Richard Marks, 48, is the head of Sony Interactive Entertainment’s Magic Lab, a four-person research and development group that has worked on some of Sony’s most cutting-edge technology, such as the
Marks grew up in Michigan and Indiana, where his parents worked in education (his dad was a high school math teacher before becoming a vice principal, and his mom was a math and English teacher). Whenever he showed an interest in something, his parents encouraged it. “I was really good at math when I was young and could do some slightly weird things, like add a lot of numbers and multiply them in my head,” he said. “I could say the alphabet backwards, too.”
In high school, he was a year ahead in math, and when the school got its first computers, the teachers “didn’t know what to do with them, and they didn’t know what to do with us, so they put us in this room and we played with the computers.” During those computer classes, he taught himself the basics of coding.
MIT and an internship
Having developed a love for computers, Marks thought it was a no-brainer to go to MIT as a computer science major. But during the summer of his freshman year in 1986, he learned from an internship at an aerospace company that computer scientists mostly played a support role. “The engineers had the lead role and were doing the real-time programming,” he said. “I thought that was more exciting at the time.”
So he switched majors to the avionics specialization of aerospace engineering.
After four years at MIT, Marks arrived at a crossroads: He could move into the workforce as an aerospace engineer, or continue studying.
“I wanted to write my life into three segments, and I wanted to have a segment of learning, a segment of doing, and a segment of giving back, or teaching,” he said. “I was 16 or 17 at the time. And when I started thinking about it, I asked, what would be a normal life expectancy, assuming I was pretty lucky? Seventy-five years is pretty good. So 25 years of learning, 25 years of working and 25 years of teaching.”
In his mind, he thought he could get his doctorate by the time he turned 25. So he packed his bags and moved to California to attend
Seeing things through
At Stanford, he worked with other students on space robotics. Think: robot arms for space shuttles and remote controls for space rovers. It was fun, he said, “but you don’t get to send things into space all the time.”
During a summer internship at the Monterey Bay Aquarium Research Institute, he helped build underwater robots that could be used to map the ocean floor and track moving objects. The work wasn’t as ambitious as sending rovers into space, but he found deep satisfaction in seeing his work deployed in the real world.
He ended up writing his thesis on underwater automatic robot control using visual sensing, and defended it when he was 25.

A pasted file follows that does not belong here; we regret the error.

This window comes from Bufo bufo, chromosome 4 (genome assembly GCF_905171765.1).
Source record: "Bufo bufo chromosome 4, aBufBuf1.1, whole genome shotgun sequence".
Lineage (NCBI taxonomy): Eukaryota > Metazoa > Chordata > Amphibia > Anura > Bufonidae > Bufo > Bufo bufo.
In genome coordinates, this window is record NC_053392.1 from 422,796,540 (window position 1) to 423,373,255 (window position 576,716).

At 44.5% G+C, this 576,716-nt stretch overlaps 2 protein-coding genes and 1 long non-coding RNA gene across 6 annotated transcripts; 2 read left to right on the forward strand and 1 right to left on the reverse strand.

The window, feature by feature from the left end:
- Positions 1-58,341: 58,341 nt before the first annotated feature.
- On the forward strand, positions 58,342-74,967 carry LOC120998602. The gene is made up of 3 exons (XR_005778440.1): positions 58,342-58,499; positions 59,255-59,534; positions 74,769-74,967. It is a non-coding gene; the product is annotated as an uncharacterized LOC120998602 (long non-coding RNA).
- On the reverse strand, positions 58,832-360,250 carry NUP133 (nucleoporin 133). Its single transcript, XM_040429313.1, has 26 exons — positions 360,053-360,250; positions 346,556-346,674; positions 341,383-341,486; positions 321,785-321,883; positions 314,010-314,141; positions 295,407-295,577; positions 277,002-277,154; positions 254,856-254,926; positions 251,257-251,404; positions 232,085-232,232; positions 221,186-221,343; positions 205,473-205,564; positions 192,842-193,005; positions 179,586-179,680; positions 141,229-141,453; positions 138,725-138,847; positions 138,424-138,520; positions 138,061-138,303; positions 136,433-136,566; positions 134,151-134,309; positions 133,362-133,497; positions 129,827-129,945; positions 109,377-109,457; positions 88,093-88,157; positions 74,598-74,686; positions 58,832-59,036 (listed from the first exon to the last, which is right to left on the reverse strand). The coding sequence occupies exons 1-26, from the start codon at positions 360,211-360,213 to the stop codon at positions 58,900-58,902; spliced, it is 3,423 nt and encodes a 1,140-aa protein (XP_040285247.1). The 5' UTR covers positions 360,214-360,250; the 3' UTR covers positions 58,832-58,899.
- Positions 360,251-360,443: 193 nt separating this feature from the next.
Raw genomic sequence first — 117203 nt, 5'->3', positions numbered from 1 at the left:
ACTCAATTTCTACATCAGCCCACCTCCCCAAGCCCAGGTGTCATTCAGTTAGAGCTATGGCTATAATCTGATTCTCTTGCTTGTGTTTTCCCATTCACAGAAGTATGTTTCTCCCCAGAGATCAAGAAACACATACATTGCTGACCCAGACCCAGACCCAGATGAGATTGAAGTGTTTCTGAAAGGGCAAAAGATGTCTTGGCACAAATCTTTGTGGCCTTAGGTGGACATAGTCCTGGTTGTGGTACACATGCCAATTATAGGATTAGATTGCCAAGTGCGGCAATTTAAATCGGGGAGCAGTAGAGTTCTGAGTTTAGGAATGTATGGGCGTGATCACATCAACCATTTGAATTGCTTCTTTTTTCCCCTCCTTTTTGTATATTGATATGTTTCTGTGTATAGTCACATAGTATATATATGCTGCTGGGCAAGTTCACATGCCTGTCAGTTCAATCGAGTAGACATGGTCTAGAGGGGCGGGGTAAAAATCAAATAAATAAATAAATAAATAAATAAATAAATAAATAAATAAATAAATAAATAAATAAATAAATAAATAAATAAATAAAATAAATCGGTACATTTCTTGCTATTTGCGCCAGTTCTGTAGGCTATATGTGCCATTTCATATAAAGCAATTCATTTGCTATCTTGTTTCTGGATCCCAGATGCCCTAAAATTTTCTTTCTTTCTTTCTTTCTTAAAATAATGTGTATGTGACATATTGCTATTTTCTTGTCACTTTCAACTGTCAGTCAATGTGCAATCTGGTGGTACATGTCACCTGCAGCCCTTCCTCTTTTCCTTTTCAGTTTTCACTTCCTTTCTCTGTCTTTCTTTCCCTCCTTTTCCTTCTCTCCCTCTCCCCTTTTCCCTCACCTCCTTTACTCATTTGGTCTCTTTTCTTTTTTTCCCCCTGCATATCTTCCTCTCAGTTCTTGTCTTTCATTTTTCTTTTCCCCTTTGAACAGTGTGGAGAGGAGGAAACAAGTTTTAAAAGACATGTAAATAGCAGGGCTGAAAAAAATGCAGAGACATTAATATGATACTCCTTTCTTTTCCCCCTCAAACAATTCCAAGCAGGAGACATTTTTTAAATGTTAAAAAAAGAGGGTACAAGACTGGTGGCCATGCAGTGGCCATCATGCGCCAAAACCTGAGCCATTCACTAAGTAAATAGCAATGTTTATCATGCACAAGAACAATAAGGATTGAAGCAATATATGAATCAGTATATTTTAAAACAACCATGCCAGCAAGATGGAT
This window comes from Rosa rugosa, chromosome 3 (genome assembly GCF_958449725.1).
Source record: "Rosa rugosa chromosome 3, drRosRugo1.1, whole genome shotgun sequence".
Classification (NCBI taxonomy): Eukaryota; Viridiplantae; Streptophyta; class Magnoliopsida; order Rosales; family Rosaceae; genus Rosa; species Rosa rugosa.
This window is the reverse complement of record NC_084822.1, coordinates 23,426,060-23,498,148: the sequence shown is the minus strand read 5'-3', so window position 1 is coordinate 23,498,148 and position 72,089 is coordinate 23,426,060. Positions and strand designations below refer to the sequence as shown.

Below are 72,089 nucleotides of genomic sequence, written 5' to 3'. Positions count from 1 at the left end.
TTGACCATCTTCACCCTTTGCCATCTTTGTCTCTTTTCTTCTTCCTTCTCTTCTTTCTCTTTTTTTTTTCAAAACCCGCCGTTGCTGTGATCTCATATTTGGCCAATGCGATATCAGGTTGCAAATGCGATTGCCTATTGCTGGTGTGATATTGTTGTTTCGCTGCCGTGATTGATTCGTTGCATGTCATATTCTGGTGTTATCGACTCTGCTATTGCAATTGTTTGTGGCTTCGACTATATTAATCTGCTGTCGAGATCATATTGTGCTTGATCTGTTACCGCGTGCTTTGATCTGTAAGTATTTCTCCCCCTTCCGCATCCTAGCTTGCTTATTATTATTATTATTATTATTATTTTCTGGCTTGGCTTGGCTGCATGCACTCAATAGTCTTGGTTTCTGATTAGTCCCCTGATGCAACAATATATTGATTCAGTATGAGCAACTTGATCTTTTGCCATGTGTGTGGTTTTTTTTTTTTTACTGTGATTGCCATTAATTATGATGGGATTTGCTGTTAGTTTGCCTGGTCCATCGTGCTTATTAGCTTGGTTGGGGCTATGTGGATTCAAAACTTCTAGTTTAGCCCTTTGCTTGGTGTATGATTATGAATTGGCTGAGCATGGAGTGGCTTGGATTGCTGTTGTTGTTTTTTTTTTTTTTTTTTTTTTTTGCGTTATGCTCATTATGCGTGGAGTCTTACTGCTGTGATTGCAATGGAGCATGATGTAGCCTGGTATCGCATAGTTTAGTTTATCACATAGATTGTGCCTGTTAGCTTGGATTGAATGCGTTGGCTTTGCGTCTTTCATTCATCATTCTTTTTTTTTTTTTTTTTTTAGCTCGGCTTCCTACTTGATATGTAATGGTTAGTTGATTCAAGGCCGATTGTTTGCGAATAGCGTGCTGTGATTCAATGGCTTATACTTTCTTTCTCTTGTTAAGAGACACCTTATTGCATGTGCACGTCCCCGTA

Consulting and walking away
After graduation, Marks worked for a small technology company where he helped build camera software that automatically tracked people. When that company was acquired a year and a half later, he became a consultant for Silicon Valley tech firms.
“I didn’t like consulting very much,” Marks said. “They’d hire us to come in and solve something that maybe they didn’t have the domain knowledge on. We’d come in and solve a problem, and once it was near-solved, they’d take it and you didn’t feel like you got to finish it.”
He left the consulting firm when it was about to get acquired — walking away from a potential windfall. Instead, he joined Sony’s research and development department.
Start with why
“It sounds kind of corny, but when you have moments like that, it’s like, why am I working?” Marks said of his decision to leave his lucrative consulting job.
If his goal was to make more money, he’d be better off going to Wall Street, he said. But “if my goal is to make something interesting, then I can probably do it better here, even if it makes a little less money.”
Choosing to stay
Marks never planned to stay at Sony for as long as he has. Despite periodically interviewing elsewhere, time and time again he chose to stay for two key reasons: First, the console cycle, which promises a new PlayStation every few years with more sophisticated hardware and software, keeps his job interesting.
Second, he believes that being part of a company as big as Sony has allowed him to make the things he wants to make.
One of his first projects at Sony was a PlayStation camera called the EyeToy, which used person-tracking tech he helped build.
“A lot of people said, ‘Why did you do it at Sony? Why didn’t you just go make a start-up, build the technology yourself, then you’d own everything and be super rich,’” Marks said. “That had never crossed my mind. The answer is it probably wouldn’t have worked out that way. To make something and put it on a store shelf by myself is a very different undertaking from being part of a giant company like this. The best leverage I have is to be part of this company and turn my ideas into reality.”
Marks believes it’s important to reevaluate what you’re doing and why you’re doing it. Working in Silicon Valley, he’s received offers to join some of the tech industry’s best-known companies, but “again, it’s like, what’s your motivation?” he said.
“Nobody is trying to avoid money, but what drives a company matters to me. Some companies, their goal is to make money or to dominate or crush everyone around them. That’s not at all who I am and I don’t want to be there if that’s the overriding drive of the company.”
Marks lives in the Bay Area with his family. He didn’t get his doctorate until he was 26, so now he is revising his life plan to be 26/26/26 instead. “That way I get to live to 78 for sure.”